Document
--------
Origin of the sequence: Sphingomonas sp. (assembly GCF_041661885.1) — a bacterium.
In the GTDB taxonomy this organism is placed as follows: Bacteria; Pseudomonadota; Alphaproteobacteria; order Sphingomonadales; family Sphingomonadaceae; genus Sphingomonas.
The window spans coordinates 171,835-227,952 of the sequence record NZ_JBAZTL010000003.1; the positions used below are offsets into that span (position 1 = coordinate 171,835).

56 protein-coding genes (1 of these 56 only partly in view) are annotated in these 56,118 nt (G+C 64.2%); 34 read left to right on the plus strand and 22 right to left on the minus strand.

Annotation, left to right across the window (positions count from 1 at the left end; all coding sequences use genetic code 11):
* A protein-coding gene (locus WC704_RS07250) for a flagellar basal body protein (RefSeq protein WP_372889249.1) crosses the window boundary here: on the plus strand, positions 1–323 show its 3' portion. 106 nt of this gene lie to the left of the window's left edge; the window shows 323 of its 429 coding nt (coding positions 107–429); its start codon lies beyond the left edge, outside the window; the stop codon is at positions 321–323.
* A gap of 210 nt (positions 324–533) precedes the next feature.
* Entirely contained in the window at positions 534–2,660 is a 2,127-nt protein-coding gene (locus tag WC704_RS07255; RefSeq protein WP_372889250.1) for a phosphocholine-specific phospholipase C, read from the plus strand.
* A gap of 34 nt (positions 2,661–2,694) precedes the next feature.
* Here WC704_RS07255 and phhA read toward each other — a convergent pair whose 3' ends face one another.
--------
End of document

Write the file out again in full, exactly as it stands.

Origin of the sequence: Sphingomonas sp. (assembly GCF_041661885.1) — a bacterium.
In the GTDB taxonomy this organism is placed as follows: Bacteria; Pseudomonadota; Alphaproteobacteria; order Sphingomonadales; family Sphingomonadaceae; genus Sphingomonas.
The window spans coordinates 171,835-227,952 of the sequence record NZ_JBAZTL010000003.1; the positions used below are offsets into that span (position 1 = coordinate 171,835).

56 protein-coding genes (1 of these 56 only partly in view) are annotated in these 56,118 nt (G+C 64.2%); 34 read left to right on the plus strand and 22 right to left on the minus strand.

Annotation, left to right across the window (positions count from 1 at the left end; all coding sequences use genetic code 11):
* A protein-coding gene (locus WC704_RS07250) for a flagellar basal body protein (RefSeq protein WP_372889249.1) crosses the window boundary here: on the plus strand, positions 1–323 show its 3' portion. 106 nt of this gene lie to the left of the window's left edge; the window shows 323 of its 429 coding nt (coding positions 107–429); its start codon lies beyond the left edge, outside the window; the stop codon is at positions 321–323.
* A gap of 210 nt (positions 324–533) precedes the next feature.
* Entirely contained in the window at positions 534–2,660 is a 2,127-nt protein-coding gene (locus tag WC704_RS07255; RefSeq protein WP_372889250.1) for a phosphocholine-specific phospholipase C, read from the plus strand.
* A gap of 34 nt (positions 2,661–2,694) precedes the next feature.
* Here WC704_RS07255 and phhA read toward each other — a convergent pair whose 3' ends face one another.